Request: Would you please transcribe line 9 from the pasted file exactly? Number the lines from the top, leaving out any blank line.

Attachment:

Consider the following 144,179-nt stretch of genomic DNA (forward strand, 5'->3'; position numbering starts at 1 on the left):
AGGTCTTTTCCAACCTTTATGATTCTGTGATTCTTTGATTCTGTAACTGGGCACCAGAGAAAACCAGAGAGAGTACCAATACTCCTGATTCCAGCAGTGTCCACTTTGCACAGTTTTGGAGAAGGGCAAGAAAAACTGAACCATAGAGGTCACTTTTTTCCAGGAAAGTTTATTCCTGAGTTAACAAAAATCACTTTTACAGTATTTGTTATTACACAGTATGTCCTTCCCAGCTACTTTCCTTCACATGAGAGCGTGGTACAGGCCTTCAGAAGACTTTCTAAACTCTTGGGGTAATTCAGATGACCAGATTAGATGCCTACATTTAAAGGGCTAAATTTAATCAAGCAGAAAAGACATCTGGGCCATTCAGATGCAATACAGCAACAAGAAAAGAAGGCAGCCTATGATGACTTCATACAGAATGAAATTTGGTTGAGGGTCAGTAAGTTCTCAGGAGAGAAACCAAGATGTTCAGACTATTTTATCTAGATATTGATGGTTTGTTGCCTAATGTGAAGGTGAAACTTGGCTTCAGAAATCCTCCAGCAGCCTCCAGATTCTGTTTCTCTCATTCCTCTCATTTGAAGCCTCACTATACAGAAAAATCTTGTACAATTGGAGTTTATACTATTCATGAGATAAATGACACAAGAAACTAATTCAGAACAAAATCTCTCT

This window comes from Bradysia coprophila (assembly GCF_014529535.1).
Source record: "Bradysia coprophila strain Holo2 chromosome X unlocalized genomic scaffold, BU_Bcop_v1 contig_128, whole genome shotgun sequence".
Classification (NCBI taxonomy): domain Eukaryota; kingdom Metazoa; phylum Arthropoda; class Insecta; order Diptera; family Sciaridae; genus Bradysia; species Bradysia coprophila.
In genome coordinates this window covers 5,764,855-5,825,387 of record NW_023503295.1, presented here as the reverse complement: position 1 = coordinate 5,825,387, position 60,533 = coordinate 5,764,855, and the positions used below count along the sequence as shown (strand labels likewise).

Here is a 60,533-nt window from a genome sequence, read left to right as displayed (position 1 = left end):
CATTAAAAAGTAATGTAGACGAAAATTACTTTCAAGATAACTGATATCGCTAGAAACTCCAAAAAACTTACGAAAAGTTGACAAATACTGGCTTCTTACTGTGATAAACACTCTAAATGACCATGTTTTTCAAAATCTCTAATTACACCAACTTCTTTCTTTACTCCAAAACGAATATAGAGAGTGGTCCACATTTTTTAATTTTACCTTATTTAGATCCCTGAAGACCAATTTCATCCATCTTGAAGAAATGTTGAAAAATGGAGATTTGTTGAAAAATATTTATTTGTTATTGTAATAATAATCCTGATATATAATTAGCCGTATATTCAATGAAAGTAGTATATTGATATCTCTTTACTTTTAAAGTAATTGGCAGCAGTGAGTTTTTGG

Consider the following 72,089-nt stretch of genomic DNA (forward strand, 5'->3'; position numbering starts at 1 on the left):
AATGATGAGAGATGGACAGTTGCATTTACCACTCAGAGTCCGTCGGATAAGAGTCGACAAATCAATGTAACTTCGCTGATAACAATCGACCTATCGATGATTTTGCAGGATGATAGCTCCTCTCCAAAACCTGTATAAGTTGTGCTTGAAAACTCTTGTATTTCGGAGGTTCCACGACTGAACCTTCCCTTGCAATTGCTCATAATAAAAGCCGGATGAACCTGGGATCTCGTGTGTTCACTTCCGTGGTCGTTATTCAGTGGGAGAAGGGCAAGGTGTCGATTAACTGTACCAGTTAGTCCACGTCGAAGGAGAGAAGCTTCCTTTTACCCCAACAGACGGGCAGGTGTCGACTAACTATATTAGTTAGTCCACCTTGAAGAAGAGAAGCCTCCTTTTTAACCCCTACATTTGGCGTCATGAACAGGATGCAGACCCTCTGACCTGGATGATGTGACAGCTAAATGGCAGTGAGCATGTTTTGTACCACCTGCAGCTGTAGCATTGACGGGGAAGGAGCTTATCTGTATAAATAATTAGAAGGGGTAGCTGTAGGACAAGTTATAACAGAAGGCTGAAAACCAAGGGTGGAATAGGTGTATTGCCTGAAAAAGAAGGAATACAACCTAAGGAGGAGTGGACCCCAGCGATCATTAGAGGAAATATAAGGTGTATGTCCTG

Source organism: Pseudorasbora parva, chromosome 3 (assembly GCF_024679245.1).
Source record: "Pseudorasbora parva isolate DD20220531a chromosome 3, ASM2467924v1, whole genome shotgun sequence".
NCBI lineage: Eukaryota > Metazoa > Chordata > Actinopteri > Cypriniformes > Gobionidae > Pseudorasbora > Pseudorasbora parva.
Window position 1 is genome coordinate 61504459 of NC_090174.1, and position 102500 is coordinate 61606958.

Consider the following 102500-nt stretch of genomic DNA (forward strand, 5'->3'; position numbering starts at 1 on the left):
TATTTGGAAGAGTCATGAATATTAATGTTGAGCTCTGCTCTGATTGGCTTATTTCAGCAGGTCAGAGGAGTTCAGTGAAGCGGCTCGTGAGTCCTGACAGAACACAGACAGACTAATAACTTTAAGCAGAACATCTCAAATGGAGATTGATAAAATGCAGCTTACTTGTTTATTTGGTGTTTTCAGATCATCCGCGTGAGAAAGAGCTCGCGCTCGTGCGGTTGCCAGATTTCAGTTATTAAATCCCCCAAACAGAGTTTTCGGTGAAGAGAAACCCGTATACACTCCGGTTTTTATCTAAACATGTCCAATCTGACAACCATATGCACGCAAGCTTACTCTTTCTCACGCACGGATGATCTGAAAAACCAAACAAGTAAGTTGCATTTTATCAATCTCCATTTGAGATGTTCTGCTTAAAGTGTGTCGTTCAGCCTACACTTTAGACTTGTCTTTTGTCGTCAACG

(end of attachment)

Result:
Consider the following 72,089-nt stretch of genomic DNA (forward strand, 5'->3'; position numbering starts at 1 on the left):